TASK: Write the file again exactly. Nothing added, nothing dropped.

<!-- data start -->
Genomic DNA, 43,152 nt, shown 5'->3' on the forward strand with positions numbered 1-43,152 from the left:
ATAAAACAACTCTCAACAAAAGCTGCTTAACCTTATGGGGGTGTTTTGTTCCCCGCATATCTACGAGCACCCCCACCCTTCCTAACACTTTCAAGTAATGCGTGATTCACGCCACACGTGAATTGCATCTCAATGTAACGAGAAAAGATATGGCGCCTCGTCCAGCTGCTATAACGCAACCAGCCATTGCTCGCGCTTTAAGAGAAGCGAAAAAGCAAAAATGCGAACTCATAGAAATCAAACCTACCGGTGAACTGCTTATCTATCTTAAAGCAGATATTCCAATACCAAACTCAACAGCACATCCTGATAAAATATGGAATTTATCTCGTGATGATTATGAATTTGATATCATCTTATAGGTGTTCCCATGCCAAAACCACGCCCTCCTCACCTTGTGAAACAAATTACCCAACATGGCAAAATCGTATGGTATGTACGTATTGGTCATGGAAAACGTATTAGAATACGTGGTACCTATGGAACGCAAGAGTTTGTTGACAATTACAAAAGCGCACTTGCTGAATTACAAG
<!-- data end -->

Genomic DNA, 43,152 nt, shown 5'->3' on the forward strand with positions numbered 1-43,152 from the left:
ATAAAACAACTCTCAACAAAAGCTGCTTAACCTTATGGGGGTGTTTTGTTCCCCGCATATCTACGAGCACCCCCACCCTTCCTAACACTTTCAAGTAATGCGTGATTCACGCCACACGTGAATTGCATCTCAATGTAACGAGAAAAGATATGGCGCCTCGTCCAGCTGCTATAACGCAACCAGCCATTGCTCGCGCTTTAAGAGAAGCGAAAAAGCAAAAATGCGAACTCATAGAAATCAAACCTACCGGTGAACTGCTTATCTATCTTAAAGCAGATATTCCAATACCAAACTCAACAGCACATCCTGATAAAATATGGAATTTATCTCGTGATGATTATGAATTTGATATCATCTTATAGGTGTTCCCATGCCAAAACCACGCCCTCCTCACCTTGTGAAACAAATTACCCAACATGGCAAAATCGTATGGTATGTACGTATTGGTCATGGAAAACGTATTAGAATACGTGGTACCTATGGAACGCAAGAGTTTGTTGACAATTACAAAAGCGCACTTGCTGAATTACAAG